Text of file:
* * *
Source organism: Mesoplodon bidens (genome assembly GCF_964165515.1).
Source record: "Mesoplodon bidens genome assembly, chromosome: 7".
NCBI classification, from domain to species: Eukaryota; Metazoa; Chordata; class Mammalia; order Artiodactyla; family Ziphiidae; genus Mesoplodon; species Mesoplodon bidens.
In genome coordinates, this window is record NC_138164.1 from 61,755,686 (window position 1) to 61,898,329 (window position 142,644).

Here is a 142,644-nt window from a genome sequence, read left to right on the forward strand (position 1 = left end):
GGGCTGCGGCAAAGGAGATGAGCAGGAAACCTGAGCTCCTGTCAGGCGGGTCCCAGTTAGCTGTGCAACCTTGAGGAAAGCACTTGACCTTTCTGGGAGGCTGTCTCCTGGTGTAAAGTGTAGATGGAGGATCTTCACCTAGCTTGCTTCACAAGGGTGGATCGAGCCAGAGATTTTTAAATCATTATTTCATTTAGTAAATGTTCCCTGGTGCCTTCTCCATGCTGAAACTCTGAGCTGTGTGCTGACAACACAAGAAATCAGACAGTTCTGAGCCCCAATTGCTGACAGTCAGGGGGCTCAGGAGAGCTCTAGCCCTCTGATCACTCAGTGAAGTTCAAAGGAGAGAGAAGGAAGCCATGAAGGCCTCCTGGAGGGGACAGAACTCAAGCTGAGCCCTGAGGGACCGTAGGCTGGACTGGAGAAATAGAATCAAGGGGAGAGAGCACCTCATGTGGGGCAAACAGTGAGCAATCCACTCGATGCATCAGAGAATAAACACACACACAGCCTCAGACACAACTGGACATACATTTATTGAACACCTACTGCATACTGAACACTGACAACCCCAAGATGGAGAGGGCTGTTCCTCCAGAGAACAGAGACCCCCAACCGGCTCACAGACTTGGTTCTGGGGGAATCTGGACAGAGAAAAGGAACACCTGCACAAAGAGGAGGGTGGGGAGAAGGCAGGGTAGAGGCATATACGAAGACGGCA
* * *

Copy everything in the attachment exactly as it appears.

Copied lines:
Source organism: Mesoplodon bidens (genome assembly GCF_964165515.1).
Source record: "Mesoplodon bidens genome assembly, chromosome: 7".
NCBI classification, from domain to species: Eukaryota; Metazoa; Chordata; class Mammalia; order Artiodactyla; family Ziphiidae; genus Mesoplodon; species Mesoplodon bidens.
In genome coordinates, this window is record NC_138164.1 from 61,755,686 (window position 1) to 61,898,329 (window position 142,644).

Here is a 142,644-nt window from a genome sequence, read left to right on the forward strand (position 1 = left end):
GGGCTGCGGCAAAGGAGATGAGCAGGAAACCTGAGCTCCTGTCAGGCGGGTCCCAGTTAGCTGTGCAACCTTGAGGAAAGCACTTGACCTTTCTGGGAGGCTGTCTCCTGGTGTAAAGTGTAGATGGAGGATCTTCACCTAGCTTGCTTCACAAGGGTGGATCGAGCCAGAGATTTTTAAATCATTATTTCATTTAGTAAATGTTCCCTGGTGCCTTCTCCATGCTGAAACTCTGAGCTGTGTGCTGACAACACAAGAAATCAGACAGTTCTGAGCCCCAATTGCTGACAGTCAGGGGGCTCAGGAGAGCTCTAGCCCTCTGATCACTCAGTGAAGTTCAAAGGAGAGAGAAGGAAGCCATGAAGGCCTCCTGGAGGGGACAGAACTCAAGCTGAGCCCTGAGGGACCGTAGGCTGGACTGGAGAAATAGAATCAAGGGGAGAGAGCACCTCATGTGGGGCAAACAGTGAGCAATCCACTCGATGCATCAGAGAATAAACACACACACAGCCTCAGACACAACTGGACATACATTTATTGAACACCTACTGCATACTGAACACTGACAACCCCAAGATGGAGAGGGCTGTTCCTCCAGAGAACAGAGACCCCCAACCGGCTCACAGACTTGGTTCTGGGGGAATCTGGACAGAGAAAAGGAACACCTGCACAAAGAGGAGGGTGGGGAGAAGGCAGGGTAGAGGCATATACGAAGACGGCA